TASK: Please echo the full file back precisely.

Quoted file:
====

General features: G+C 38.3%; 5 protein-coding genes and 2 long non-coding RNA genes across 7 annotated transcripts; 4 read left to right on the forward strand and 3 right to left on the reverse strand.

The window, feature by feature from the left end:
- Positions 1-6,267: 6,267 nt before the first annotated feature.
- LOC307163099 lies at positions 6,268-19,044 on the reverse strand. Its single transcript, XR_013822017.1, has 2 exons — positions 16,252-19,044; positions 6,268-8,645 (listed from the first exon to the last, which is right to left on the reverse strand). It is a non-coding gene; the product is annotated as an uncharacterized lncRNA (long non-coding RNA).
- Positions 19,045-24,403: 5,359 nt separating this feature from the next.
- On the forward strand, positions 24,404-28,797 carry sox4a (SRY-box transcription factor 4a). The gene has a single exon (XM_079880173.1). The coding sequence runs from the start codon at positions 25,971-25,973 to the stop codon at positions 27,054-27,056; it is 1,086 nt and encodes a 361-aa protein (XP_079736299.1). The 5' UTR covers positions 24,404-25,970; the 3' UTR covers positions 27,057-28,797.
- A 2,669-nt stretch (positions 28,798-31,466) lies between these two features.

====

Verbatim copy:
General features: G+C 38.3%; 5 protein-coding genes and 2 long non-coding RNA genes across 7 annotated transcripts; 4 read left to right on the forward strand and 3 right to left on the reverse strand.

The window, feature by feature from the left end:
- Positions 1-6,267: 6,267 nt before the first annotated feature.
- LOC307163099 lies at positions 6,268-19,044 on the reverse strand. Its single transcript, XR_013822017.1, has 2 exons — positions 16,252-19,044; positions 6,268-8,645 (listed from the first exon to the last, which is right to left on the reverse strand). It is a non-coding gene; the product is annotated as an uncharacterized lncRNA (long non-coding RNA).
- Positions 19,045-24,403: 5,359 nt separating this feature from the next.
- On the forward strand, positions 24,404-28,797 carry sox4a (SRY-box transcription factor 4a). The gene has a single exon (XM_079880173.1). The coding sequence runs from the start codon at positions 25,971-25,973 to the stop codon at positions 27,054-27,056; it is 1,086 nt and encodes a 361-aa protein (XP_079736299.1). The 5' UTR covers positions 24,404-25,970; the 3' UTR covers positions 27,057-28,797.
- A 2,669-nt stretch (positions 28,798-31,466) lies between these two features.